NEW YORK — Alex Rodriguez accepted his season-long suspension from Major League Baseball on Friday, the longest penalty in the sport’s history related to performance-enhancing drugs.
The decision came nearly four weeks after arbitrator Fredric Horowitz issued his decision largely upholding the penalty issued to the New York Yankees third baseman last summer by baseball Commissioner Bud Selig.
Rodriguez had repeatedly proclaimed his innocence and sued MLB and the Major League Baseball Players Association in federal court to overturn the penalty.
But 27 days after Horowitz’s decision, the three-time AL MVP withdrew the lawsuit and a previous action filed in October claiming MLB and Selig were engaged in a “witch hunt” against him. Rodriguez became the 14th and final player to accept a suspension following baseball’s investigation of the Biogenesis of America anti-aging clinic.
“I think it’s a good move for him,” former Commissioner Fay Vincent said. “A-Rod had no chance legally, and the commissioner got his authority validated.”
MLB issued low-key statement calling the decision to end the litigation “prudent.”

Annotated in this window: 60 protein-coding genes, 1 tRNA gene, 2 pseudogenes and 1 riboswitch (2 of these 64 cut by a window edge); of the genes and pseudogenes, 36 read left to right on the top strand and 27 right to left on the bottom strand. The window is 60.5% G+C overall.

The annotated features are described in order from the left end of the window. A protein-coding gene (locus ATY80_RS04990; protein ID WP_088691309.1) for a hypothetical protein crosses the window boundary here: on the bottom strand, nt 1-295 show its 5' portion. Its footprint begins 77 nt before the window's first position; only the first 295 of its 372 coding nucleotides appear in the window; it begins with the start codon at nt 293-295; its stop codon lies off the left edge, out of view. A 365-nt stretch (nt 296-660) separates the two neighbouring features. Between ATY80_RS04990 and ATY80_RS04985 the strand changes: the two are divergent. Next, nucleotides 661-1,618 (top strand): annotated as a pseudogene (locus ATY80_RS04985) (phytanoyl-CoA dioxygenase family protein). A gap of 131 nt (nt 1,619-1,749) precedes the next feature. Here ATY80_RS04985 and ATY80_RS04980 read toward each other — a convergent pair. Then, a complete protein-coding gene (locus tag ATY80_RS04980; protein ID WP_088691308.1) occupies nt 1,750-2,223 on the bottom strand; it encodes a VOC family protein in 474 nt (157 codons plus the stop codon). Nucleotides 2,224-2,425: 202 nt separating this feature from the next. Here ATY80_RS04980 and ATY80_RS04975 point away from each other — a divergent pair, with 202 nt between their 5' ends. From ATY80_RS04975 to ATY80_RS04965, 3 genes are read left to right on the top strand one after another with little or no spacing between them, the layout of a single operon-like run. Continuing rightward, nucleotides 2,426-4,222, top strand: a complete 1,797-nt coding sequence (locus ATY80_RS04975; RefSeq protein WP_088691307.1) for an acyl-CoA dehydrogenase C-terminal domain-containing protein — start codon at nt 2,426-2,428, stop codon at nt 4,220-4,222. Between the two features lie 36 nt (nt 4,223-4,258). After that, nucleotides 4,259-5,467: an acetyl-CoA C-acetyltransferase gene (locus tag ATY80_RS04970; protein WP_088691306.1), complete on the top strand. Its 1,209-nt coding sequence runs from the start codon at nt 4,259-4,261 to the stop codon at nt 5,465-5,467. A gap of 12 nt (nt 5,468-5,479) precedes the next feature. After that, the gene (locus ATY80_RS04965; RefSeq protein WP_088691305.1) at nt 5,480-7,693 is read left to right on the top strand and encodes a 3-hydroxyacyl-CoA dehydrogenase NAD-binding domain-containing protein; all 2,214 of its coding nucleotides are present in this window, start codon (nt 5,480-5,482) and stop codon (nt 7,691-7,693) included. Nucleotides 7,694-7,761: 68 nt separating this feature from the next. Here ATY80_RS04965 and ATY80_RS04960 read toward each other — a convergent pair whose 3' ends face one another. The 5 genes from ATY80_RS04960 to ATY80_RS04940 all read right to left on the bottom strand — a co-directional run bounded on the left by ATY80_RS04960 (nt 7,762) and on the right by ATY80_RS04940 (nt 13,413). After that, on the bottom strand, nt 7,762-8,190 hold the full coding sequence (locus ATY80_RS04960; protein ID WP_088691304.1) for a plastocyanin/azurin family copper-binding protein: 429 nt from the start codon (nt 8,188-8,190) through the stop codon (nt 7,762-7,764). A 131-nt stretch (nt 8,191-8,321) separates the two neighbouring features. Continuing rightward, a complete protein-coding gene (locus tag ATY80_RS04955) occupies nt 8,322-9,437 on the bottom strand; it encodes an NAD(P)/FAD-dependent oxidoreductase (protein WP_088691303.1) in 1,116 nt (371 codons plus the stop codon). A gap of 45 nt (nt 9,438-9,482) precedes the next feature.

“We believe that Mr. Rodriguez’s actions show his desire to return the focus to the play of our great game on the field and to all of the positive attributes and actions of his fellow major league players,” the sport said. “We share that desire.”
Rodriguez had angered many of his fellow players by suing his own union in an attempt to avoid a suspension.
“Alex Rodriguez has done the right thing by withdrawing his lawsuit,” the union said in a statement. “His decision to move forward is in everyone’s best interest.”
After Horowitz issued his decision on Jan. 11, Rodriguez put out a defiant statement proclaiming “no player should have to go through what I have been dealing with” and promising “I am exhausting all options to ensure not only that I get justice, but that players’ contracts and rights are protected.”
But a few hours after the Arizona Diamondbacks became the first team this year to start spring training workouts, and with the Yankees a week from opening camp, Rodriguez folded quietly.
“We stand by the statements issued and have no further comment,” Rodriguez spokesman Ron Berkowitz said.
Rodriguez will lose most of his $25 million salary — Horowitz ruled he is entitled to 21-183rds, $2,868,852.46. He will be 39 when he is eligible to return in a year, and he has incentive to play during the final three seasons of his contract. The Yankees owe him $21 million in 2015 and $20 million in each of the final two seasons of the record $275 million, 10-year deal.
But the 14-time All-Star has been hobbled by injuries in recent years and has not played a full season since 2007.
The timing of Rodriguez’s decision was set in motion by U.S. District Judge Edgardo Ramos, who on Jan. 30 told the player’s lawyers to respond by Friday to arguments from MLB and the union that the case should be dismissed.
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